Opinion// PlayStation Network & the Credit Card Theft Storm

Posted 18 Feb 2011 10:00 by
This article was originally published in February 2011. A follow-up is in preparation today - 27th April 2011

So, PSN has been hacked and your credit card details are being spewed across the Internet in plain text for all to read?

If you believe that self same Internet, that's the conclusion you'll have most likely reached by reading the stories reporting on the latest revelation about the inner workings of Sony's PS3.

The revelation was made in an IRC chat amongst a group of hackers discussing their investigations of the way the PS3 passed data between its self and the PSN servers. The relevant lines are 58-68 where "user2" is discussing the information sent to PSN that enables Sony to determine if a custom firmware (CFW) has been installed.

The text on line 67 looks like a standard HTTP query string that is the format used by browsers to pass the information from web forms to the servers that process them. These strings of characters are easily readable by human and machine alike if you understand how they are constructed.

Even if you don't know the exact ins and outs of the query string format, you can see the (fake) 16 digit credit card number "4558254723658741" in there as well as the holder's name, card expiry date and, most importantly, the 3 digit security code "214" from the back of the card.

So how can Sony be so foolish as to send these details, in what is quite obviously an easily readable format, across the Internet where anybody can intercept and read them?

As you may expect, the answer is "they aren't". The credit card details are never sent in plain text. They are sent using a secured protocol called HTTPS. You use this protocol all the time if you ever buy products online, for example if you buy a game from Amazon. The address bar of your browser goes yellow or green, the padlock symbol lights up or some other mechanism is used to show you that any information you enter is secure.

Without getting too technical, HTTPS uses a set of digital certificates to encrypt the data and to ensure the server is what it claims to be. Each certificate is signed by the next to form a chain that ends with a trusted certificate.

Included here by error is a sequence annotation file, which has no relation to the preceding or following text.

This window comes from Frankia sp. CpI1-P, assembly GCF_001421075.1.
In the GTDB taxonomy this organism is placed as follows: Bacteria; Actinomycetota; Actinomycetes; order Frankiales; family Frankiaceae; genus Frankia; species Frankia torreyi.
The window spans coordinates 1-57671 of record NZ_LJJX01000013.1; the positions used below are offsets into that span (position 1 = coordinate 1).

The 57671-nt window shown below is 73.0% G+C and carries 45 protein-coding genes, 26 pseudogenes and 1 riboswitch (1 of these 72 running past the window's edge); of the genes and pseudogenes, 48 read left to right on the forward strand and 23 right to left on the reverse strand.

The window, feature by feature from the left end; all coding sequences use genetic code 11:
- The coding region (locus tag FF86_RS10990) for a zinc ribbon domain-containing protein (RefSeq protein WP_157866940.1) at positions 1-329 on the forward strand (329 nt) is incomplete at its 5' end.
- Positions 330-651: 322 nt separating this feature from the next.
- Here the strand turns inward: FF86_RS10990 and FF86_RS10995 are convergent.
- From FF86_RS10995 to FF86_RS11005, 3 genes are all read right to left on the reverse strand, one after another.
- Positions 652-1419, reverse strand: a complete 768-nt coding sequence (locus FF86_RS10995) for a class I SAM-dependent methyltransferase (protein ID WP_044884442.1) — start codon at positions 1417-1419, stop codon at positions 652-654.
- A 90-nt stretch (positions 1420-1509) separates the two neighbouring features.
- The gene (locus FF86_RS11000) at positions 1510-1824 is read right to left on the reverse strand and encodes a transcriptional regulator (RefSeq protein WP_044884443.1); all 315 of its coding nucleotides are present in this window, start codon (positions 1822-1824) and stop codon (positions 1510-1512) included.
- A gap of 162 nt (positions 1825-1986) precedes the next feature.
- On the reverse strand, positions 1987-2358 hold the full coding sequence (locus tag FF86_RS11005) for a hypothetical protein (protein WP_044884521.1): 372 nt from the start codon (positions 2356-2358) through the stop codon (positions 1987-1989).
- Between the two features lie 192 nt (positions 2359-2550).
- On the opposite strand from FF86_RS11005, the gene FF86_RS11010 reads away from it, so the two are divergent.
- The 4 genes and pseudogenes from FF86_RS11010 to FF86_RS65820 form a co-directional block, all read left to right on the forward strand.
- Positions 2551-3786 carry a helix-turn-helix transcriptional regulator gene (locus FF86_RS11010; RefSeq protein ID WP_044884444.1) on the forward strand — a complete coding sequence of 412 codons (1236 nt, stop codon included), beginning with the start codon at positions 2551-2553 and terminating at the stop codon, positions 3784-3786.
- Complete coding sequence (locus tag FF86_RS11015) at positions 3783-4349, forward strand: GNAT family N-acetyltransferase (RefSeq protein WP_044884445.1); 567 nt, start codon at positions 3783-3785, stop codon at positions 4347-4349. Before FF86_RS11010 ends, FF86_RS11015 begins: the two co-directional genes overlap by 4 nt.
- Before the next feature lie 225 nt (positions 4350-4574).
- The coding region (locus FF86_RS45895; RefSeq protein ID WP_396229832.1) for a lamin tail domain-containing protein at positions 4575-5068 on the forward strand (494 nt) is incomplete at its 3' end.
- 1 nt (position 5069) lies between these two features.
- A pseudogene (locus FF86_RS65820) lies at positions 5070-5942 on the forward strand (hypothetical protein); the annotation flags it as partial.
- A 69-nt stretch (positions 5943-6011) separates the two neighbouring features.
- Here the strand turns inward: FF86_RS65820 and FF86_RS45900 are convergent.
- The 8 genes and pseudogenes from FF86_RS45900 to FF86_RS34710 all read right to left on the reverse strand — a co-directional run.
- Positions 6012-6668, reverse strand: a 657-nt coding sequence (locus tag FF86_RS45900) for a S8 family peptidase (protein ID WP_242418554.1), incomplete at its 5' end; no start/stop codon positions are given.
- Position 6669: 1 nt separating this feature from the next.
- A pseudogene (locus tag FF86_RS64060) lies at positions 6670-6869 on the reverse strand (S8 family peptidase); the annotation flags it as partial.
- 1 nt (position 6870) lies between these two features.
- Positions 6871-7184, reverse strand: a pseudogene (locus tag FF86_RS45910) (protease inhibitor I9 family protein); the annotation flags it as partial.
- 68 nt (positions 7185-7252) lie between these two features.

Your web browser software has a set of trusted certificates installed with it that are periodically updated and so does your PS3's firmware. Here we come to the source of the supposed problem.

So if this security is good enough for Amazon, what's the issue with the PSN? In this PDF released by the hacker group and hosted by PS3Crunch the issue is explained in simpler and more easily followed terms.

Even if a connection is SSL encrypted, companies are aware of the big risk behind custom CA files and it's possibilities.
The credit card information should ALWAYS be encrypted. In ANY case. At least the security code. SONY is only relying on
it's https connection. With all those CFWs spreading around, this is not secure anymore.
What they are saying is that if you install a custom firmware, the trusted certificates (referred to here as "CA files" where CA stands for Certificate Authority) can be replaced with ones that the creator of the firmware decides to include. The firmware can also be set up to send your details to any server, not just those run by Sony. With this combination, your credit card details could be sent anywhere on the Internet for anybody to use.

They are also saying that the details of the credit card should be encrypted before sending them over the HTTPS link, which is its self encrypted. This is overkill in my opinion. As part of my day job, I've written software that processes credit cards online using several systems from large well-known banks and we were never asked to do this.